Winter break compels many students to search for activities to occupy their time until school starts again, but for the ISU Mountaineering and Climbing Club, climbing a mountain became their New Year challenge.

Colton Kennedy, senior in mechanical engineering, coordinated the expedition to climb Mount Rainier, located in Washington National Park. The journey took six days to complete with 20-plus hours of slow and precise climbing to reach the summit, which is at a height of 14,410 feet above sea level.

“I feel like there’s a certain amount of intensity that you get mountaineering that doesn’t come across or that you don’t have available in everyday life,” mountaineering president and climb leader Kennedy said.

Freezing temperatures, acute mountain sickness and avalanche conditions provided for a challenging climb of Mount Rainier for eight ISU students, who reached the summit Jan. 3.

“It’s not something that you do and necessarily have a whole lot of fun while you’re doing it,” Kennedy said. “Sometimes you do, but it’s more of one of those activities that after the fact you really appreciate what you were able to accomplish.”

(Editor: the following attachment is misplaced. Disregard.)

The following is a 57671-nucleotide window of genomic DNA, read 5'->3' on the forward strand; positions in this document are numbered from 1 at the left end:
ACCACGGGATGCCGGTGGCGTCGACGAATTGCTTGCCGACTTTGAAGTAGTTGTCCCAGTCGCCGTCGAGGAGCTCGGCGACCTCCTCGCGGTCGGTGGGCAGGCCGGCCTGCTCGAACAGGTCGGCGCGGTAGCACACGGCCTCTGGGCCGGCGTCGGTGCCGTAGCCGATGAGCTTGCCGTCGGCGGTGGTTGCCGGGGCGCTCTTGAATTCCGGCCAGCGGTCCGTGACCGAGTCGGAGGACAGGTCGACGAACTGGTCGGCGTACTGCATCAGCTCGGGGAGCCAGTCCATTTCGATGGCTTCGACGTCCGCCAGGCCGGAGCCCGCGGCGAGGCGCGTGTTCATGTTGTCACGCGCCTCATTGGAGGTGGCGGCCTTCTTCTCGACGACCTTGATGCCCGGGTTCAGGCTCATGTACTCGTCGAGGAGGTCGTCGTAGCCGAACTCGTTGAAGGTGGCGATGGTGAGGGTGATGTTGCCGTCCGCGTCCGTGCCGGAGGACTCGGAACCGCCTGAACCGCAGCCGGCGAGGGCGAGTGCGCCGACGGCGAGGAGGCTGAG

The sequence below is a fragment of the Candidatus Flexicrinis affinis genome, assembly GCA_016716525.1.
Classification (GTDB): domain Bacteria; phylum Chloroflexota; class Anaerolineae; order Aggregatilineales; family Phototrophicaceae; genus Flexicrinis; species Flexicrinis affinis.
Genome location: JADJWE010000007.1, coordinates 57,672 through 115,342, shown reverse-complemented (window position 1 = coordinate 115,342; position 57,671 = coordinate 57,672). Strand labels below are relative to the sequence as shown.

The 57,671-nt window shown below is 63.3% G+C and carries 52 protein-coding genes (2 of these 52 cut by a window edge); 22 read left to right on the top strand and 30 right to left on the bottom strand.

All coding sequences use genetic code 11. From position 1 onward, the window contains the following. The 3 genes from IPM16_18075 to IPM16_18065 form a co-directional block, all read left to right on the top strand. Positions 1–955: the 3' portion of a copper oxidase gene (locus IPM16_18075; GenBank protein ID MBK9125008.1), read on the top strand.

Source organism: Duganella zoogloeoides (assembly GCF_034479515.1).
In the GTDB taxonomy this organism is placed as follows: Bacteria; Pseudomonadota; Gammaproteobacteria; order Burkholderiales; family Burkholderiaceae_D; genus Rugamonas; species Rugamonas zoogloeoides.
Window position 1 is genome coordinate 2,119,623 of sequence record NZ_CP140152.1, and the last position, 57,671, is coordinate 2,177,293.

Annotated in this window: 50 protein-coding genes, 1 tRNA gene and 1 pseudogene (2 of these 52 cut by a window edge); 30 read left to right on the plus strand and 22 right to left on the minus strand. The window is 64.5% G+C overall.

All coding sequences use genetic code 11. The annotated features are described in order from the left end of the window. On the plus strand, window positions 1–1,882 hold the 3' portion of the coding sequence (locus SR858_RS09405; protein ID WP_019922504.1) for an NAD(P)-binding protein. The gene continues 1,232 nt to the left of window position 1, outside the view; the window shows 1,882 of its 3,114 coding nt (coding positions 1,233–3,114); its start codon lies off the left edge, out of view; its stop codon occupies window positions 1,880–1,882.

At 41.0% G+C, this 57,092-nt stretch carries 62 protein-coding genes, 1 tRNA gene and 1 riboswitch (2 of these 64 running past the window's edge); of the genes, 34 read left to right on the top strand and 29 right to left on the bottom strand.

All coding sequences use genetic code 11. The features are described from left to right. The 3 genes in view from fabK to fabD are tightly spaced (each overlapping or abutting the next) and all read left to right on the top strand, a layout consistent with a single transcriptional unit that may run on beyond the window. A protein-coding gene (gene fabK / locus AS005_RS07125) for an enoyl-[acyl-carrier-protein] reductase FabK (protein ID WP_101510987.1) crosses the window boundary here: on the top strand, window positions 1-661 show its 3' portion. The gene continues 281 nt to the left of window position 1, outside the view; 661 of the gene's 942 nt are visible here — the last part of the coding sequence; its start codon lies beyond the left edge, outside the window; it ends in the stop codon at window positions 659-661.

The ISU Mountaineering and Climbing Club spent the semester training comprehensive safety for the climb, which was put to the test when a team member lost his footing and fell 15 feet into an open crevasse on the way up the mountain.

“The decisions that you make really are critical, vital to [a climber’s] safety,” Kennedy said.

Kennedy was appreciative that the training provided for a calm and quick rescue for Ted Angus, senior in mechanical engineering, which allowed the climb to continue to the summit.

“It’s definitely an accomplishment with a climb like that. A climb of Rainer is something climbers respect you for, but a winter climb of Rainer is something that even guides will respect you for,” Kennedy said.

On the trek down, team members Celia Clause, senior in agricultural engineering, and Andrew Klein, senior in industrial engineering, experienced harsh symptoms of acute mountain sickness.

“[Experiencing acute mountain sickness] was just absolutely miserable, like terrible food poisoning; I was vomiting most of the trip down,” Clause said.

Clause suspects that her acute mountain sickness was brought on by dehydration and malnutrition. The team’s diet consisted of melted snow, candy bars, energy bars, oatmeal, bagels, rice and chicken during the climb.

Despite her encounter with illness, Clause says she would without a doubt complete the climb again.

“It takes a lot of teamwork to do something like that and being able to trust the people on your team,” Clause said.

Kennedy wants prospective climbers to not only plan and train ahead of time but find an experienced team to complete a climb with. He suggests that your team consist of people who have been forced to go back before reaching a summit.

“A lot of what it is, is decision making and you rely on the wisdom of the people calling the shots. Join an organization. Don’t be overly brash because that’s how people get hurt,” Kennedy said.

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